There are several Lord of the Rings games, but the one listed here is the co-operative game first published in 2000.
Players take on the role of the five hobbits (the fifth, Fatty, appears only fleetingly in the book itself) from JRR Tolkien’s fantasy epic, and attempt to survive the perilous journey to Mordor in order to destroy the dark lord’s magic ring.
And in Lord of the Rings players really do have to work together, potentially to the point of self-sacrifice, in order to achieve this aim. There is a master game board that show the character pieces and (a slightly kitten-esque) Sauron facing off against each other on a ‘corruption track’ that represents the moral strength of each character. And there are two more double-sided boards that represent four legs of the journey – each one throws up challenges that the hobbits must overcome – either by themselves, or by calling on members of the Fellowship (and other characters form the book) to help them.
The game play is deceptively simple. On your turn you simply turn over an event tile and either play, or pick up, Hobbit cards. An event tile will often move you along one of several “tracks” (representing elements of the journey: walking, fighting, hiding and fellowship) on the game board that help expedite the quest, but it may also inflict damage: either claiming cards from your hand or moving characters and Sauron towards each other on the corruption track.
The players play cards from their hands to move themselves along the tracks, picking up shields and life tokens as they go. Getting to the end of the main track on the board resolves that episode, representing their geographical progress, and they move on to the next one. But don’t ignore the other tracks as players have to balance the need of getting through the particular part of their journey with collecting the life tokens they each need from each scenario – a heart, a ring, and a sun. They can help themselves by judicious card-play; and the ring-bearer can pull a fast one by slipping the ring on once per round and sneaking up a track without being ‘seen’ by various enemies. Additionally, each hobbit has a particular strength that players can call on, and collected shields can be traded in to call on help from the wizard Gandalf – but only a certain number of times in the game.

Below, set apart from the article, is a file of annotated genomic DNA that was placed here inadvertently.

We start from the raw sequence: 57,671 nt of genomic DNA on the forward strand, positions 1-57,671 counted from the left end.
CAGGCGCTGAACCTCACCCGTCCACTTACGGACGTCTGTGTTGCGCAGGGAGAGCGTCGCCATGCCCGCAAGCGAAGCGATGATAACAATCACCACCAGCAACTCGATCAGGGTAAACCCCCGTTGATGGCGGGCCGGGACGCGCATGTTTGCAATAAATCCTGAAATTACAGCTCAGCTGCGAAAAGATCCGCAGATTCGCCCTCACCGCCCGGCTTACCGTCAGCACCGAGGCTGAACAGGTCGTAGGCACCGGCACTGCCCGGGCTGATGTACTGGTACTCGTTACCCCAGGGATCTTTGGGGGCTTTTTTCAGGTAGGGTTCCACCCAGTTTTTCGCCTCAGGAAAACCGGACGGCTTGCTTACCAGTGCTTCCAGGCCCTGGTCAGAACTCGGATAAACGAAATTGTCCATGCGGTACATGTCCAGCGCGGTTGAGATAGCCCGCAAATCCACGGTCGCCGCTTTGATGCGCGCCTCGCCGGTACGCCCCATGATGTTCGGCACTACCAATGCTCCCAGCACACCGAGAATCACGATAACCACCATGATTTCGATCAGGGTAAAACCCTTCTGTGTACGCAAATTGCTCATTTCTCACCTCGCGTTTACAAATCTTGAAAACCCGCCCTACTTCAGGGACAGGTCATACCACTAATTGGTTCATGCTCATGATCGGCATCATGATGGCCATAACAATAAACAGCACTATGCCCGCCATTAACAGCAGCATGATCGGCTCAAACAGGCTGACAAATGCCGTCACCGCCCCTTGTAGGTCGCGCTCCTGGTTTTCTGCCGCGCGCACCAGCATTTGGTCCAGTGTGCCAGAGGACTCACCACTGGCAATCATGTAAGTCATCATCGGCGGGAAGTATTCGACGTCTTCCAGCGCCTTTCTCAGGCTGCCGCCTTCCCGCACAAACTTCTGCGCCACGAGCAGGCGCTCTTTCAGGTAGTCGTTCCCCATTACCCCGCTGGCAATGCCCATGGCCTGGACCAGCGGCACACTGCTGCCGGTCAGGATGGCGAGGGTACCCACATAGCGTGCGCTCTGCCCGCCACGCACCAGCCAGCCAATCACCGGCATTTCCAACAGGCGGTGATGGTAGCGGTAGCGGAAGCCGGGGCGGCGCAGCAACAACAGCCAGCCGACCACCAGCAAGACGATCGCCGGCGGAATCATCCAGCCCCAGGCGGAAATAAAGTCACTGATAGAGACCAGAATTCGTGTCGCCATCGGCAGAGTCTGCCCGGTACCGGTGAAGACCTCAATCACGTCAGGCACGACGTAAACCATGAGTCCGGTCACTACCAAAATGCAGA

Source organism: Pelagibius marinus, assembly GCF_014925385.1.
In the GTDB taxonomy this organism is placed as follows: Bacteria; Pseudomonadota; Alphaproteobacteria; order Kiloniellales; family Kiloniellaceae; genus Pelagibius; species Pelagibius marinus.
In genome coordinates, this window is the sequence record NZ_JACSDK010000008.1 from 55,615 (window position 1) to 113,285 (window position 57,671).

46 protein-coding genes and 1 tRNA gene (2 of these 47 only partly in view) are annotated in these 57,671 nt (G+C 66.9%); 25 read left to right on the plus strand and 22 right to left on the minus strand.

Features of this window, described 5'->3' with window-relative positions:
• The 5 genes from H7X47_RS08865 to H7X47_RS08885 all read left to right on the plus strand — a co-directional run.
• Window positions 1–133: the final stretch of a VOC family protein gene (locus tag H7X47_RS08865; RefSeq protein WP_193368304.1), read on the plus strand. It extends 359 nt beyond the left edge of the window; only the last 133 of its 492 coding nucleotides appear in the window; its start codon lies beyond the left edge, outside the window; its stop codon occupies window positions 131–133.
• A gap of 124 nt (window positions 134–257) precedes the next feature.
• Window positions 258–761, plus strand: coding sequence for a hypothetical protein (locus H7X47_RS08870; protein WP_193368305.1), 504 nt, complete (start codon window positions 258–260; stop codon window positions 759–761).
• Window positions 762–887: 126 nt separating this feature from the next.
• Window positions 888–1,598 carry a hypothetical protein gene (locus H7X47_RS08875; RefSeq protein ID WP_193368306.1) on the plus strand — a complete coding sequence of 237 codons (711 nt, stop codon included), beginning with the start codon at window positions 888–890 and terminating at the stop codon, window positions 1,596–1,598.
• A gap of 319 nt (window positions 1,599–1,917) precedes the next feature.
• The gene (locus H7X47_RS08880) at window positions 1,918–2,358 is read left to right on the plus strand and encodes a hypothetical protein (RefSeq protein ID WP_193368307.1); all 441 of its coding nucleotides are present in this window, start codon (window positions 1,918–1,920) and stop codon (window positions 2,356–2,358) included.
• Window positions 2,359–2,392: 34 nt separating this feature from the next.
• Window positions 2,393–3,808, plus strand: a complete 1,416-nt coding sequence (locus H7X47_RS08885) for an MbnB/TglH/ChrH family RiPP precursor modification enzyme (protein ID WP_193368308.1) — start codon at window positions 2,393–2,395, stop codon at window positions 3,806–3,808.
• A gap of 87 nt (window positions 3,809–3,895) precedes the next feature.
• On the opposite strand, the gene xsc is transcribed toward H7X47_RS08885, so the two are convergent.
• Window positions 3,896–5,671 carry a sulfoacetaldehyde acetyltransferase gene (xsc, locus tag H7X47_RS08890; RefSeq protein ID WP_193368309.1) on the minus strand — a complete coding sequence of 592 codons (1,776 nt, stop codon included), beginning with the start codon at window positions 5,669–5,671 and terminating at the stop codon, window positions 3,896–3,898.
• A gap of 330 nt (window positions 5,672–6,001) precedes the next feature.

If the players make it to Mount Doom and successfully hurl the ring into the fire, they win. However if the ring-bearer ever reaches the same spot as Sauron on the corruption track, or Sauron reaches the final ‘event’ spot on the Mordor game board, they have failed.
It is possible to decide on a game ‘winner’ by counting up how many shields each player has at the end of the game, but for families it’s certainly an option to ignore this and focus on the teamwork.
The game is cleverly designed and there is tension- but I’d say it’s the tension of losing or winning a board game rather than the life-or-death conclusion of an epic quest. While the narrative comes through in the artwork, the actual play felt a bit mechanical to us, and the ‘bits’ you need to collect don’t feel like they really represent anything in the story itself. Whether we won or lost, there was a sense of “Oh – the game has finished” and as a result, the game felt like a near-miss – lacking the race-against-time anxiety of something like Pandemic, or the absurd, tension-laced hilarity of Burgle Bros.
The game is co-operative, so (unless you are playing most-shields-decides-winner) if anyone is getting competitive they're not playing it right!
Everyone is involved all the time.
It's not an excessively thinky game, however what you do need to do is judge a few probabilities about when it's best to take a risk.
The event tiles are shuffled after every round and of course between games, so things stay unpredictable.